When making comparisons of real wage trends between countries, one should keep in mind that this indicator is not only based on country-specific series of wages, but also that measures of real wages will be affected by the choice of the price deflator, that is, the CPI. The scope of CPIs can vary not only in terms of the types of household or population groups covered, but also in terms of the geographical coverage. Country-specific practices also differ regarding the treatment of certain issues relating to the computation of CPIs, including the treatment of seasonal items, new products and quality changes, durable goods and owner-occupied housing, the inclusion or exclusion of financial services and indirect taxes, and so on.

There are also differences in the methods used for collecting prices and compiling the indices. The price data for the different items are normally weighted in order to take into account the relative importance of each item with respect to total consumption expenditure. In most countries, the indices are computed in a derived form such as weighted arithmetic averages of prices for a selected number of representative items between the period under consideration and the base period, using a form of Laspeyres’ formula or Laspeyres’ chain index.

If workers and their families in all countries consumed the same goods and services in the same proportions and if this pattern of consumption did not change over time, determination of the purchasing power of wages would be relatively simple. But the main problem is that workers in different countries consume different goods and services, and consume them in proportions that do not follow a standard pattern. Differences in country-specific socio-economic structures lead to differences in the market basket of goods and services that people expect or hope to attain. Largely dissimilar consumption patterns are often a feature of countries with markedly different socio-economic structures. Such differences are encountered in comparisons between highly developed economies and developing economies, and between population groups with different social organization, different consumption habits and different philosophies of life.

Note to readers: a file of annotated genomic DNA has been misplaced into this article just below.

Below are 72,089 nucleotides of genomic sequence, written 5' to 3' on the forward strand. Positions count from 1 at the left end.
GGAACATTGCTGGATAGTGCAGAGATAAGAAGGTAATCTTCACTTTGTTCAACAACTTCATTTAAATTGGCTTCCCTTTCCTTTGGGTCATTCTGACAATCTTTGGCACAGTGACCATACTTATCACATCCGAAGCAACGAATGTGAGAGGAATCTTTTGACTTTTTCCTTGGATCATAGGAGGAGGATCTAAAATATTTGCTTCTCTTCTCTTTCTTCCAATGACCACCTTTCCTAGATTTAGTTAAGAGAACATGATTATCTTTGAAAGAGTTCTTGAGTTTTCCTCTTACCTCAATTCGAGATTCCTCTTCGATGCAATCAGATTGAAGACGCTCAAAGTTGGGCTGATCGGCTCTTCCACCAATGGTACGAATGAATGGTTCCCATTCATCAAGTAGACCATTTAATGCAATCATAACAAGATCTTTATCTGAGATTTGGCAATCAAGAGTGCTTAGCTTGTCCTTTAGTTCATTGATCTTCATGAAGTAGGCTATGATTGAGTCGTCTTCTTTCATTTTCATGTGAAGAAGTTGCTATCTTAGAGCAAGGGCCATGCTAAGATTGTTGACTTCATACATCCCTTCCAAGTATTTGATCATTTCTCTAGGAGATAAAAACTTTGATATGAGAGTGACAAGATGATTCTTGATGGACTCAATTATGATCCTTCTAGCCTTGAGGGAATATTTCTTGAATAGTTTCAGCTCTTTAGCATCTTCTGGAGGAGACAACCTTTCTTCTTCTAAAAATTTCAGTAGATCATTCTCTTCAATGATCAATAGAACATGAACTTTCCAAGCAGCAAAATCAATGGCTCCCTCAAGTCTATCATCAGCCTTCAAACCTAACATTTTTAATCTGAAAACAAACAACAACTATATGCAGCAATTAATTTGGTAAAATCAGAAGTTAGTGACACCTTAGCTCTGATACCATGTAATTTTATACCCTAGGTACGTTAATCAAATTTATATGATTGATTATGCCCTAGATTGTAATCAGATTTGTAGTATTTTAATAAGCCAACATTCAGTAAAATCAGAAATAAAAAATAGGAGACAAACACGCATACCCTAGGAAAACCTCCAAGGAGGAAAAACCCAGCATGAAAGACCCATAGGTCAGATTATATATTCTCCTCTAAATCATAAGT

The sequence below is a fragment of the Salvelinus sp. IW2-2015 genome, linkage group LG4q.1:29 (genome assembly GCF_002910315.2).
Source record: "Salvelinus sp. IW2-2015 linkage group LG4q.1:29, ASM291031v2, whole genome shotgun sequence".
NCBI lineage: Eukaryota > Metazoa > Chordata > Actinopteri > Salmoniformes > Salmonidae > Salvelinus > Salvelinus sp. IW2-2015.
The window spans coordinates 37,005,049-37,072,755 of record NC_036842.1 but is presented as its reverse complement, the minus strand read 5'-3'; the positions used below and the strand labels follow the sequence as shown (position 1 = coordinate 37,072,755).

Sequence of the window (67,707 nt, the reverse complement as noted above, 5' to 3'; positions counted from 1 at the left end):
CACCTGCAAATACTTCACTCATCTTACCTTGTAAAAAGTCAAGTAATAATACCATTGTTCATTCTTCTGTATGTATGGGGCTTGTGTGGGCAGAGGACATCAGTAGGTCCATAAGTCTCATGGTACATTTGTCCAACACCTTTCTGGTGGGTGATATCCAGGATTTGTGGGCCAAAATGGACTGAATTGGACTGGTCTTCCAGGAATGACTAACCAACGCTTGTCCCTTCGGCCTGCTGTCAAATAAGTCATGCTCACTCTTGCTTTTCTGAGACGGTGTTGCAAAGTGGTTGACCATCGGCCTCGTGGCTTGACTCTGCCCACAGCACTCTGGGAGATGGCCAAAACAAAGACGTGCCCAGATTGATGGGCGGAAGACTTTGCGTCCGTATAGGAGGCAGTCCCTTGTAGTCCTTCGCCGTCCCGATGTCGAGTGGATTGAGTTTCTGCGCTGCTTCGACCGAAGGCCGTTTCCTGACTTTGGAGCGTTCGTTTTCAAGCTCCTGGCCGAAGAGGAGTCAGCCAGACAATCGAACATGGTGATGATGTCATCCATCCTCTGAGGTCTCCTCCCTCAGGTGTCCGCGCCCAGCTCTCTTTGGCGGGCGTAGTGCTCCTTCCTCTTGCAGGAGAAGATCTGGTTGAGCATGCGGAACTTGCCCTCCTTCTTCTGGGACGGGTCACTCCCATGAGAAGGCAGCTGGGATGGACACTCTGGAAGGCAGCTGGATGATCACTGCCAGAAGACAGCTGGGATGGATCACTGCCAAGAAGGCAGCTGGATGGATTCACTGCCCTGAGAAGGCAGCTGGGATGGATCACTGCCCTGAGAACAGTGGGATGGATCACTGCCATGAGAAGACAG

Other factors may influence the comparability of real wage trends – and therefore purchasing power – across countries. One is the reference period of both wages and CPIs. Annual averages of hourly or monthly wages may be averages of information based on weekly, monthly or quarterly reference periods. In some cases, they are based on the whole calendar or financial year. On the other hand, the CPI data are annual averages of an index that is compiled, in most cases, monthly, or in a few cases quarterly or biannually. When nominal wages and CPI information do not refer to exactly the same period, this can give rise to problems for countries experiencing rapid inflation.

In spite of these comparability issues, which are inherent in the underlying statistical series, every effort has been made to choose information that is as close as possible to the target concept and thus comparable across countries. Apart from standardizing reference periods to monthly for those countries using a different reporting period, no further adjustments were made to the data in order to preserve the integrity of the data and ensure transparency. The indicators are presented with detailed methodological information so that KILM 15 should be a useful source for assessing trends in nominal and real average monthly wages in the countries concerned.


Trends HIDE

1. The number of economies with available data is 115, with 99 of these having data for more than one point in time.

2. ILO : Global Employment Trends 2011 : The challenge of a jobs recovery (Geneva, 2011); http://www.ilo.org/trends.

3. This was also the rationale for including average real wages into the ILO’s list of Decent Work Indicators; see ILO: Guide to the new Millennium Development Goals Employment Indicators and the full set of Decent Work Indicators (Geneva, ILO, 2009); http://www.ilo.org/global/publications/books/WCMS_145265/lang--en/index.htm.

4. ILO: Global Wage Report 2010/11: Wage policies in times of crisis (Geneva, 2010). Part of the analysis presented in this chapter draws on this publication.

5. For some purposes, other price measures such as the producer price index (PPI) or implicit GDP deflator might be more appropriate.

6. Historical exchange rates are available from a number of different sources, including from the IMF’s Exchange Rate Archive at http://www.imf.org/external/np/fin/data/param_rms_mth.aspx.

7. For a few countries, international databases such as the LABORSTA or EUROSTAT were used.